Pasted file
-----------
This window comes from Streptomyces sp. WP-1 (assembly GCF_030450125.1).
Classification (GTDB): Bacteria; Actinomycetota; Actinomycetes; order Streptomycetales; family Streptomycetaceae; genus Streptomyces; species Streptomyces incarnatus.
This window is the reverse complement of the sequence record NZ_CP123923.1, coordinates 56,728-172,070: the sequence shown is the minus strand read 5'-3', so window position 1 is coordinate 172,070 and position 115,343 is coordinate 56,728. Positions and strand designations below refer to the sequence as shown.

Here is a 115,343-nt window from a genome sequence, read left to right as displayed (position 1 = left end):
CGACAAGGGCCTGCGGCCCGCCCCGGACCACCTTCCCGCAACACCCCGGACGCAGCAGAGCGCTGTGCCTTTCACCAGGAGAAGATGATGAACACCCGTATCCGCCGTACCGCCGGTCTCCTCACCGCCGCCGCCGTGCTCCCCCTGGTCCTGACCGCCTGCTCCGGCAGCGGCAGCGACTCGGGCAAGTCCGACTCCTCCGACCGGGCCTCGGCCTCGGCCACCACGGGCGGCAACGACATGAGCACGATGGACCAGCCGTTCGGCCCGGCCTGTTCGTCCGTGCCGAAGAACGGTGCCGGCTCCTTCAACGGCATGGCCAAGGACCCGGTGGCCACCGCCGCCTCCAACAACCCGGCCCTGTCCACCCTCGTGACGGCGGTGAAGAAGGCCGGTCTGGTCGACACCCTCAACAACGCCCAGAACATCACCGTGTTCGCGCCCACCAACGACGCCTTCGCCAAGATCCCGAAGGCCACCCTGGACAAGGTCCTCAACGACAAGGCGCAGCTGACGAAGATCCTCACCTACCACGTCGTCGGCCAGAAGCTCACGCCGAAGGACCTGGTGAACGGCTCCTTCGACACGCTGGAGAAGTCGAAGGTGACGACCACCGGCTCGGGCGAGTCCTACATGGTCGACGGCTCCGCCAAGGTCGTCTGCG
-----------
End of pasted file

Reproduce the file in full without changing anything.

This window comes from Streptomyces sp. WP-1 (assembly GCF_030450125.1).
Classification (GTDB): Bacteria; Actinomycetota; Actinomycetes; order Streptomycetales; family Streptomycetaceae; genus Streptomyces; species Streptomyces incarnatus.
This window is the reverse complement of the sequence record NZ_CP123923.1, coordinates 56,728-172,070: the sequence shown is the minus strand read 5'-3', so window position 1 is coordinate 172,070 and position 115,343 is coordinate 56,728. Positions and strand designations below refer to the sequence as shown.

Here is a 115,343-nt window from a genome sequence, read left to right as displayed (position 1 = left end):
CGACAAGGGCCTGCGGCCCGCCCCGGACCACCTTCCCGCAACACCCCGGACGCAGCAGAGCGCTGTGCCTTTCACCAGGAGAAGATGATGAACACCCGTATCCGCCGTACCGCCGGTCTCCTCACCGCCGCCGCCGTGCTCCCCCTGGTCCTGACCGCCTGCTCCGGCAGCGGCAGCGACTCGGGCAAGTCCGACTCCTCCGACCGGGCCTCGGCCTCGGCCACCACGGGCGGCAACGACATGAGCACGATGGACCAGCCGTTCGGCCCGGCCTGTTCGTCCGTGCCGAAGAACGGTGCCGGCTCCTTCAACGGCATGGCCAAGGACCCGGTGGCCACCGCCGCCTCCAACAACCCGGCCCTGTCCACCCTCGTGACGGCGGTGAAGAAGGCCGGTCTGGTCGACACCCTCAACAACGCCCAGAACATCACCGTGTTCGCGCCCACCAACGACGCCTTCGCCAAGATCCCGAAGGCCACCCTGGACAAGGTCCTCAACGACAAGGCGCAGCTGACGAAGATCCTCACCTACCACGTCGTCGGCCAGAAGCTCACGCCGAAGGACCTGGTGAACGGCTCCTTCGACACGCTGGAGAAGTCGAAGGTGACGACCACCGGCTCGGGCGAGTCCTACATGGTCGACGGCTCCGCCAAGGTCGTCTGCG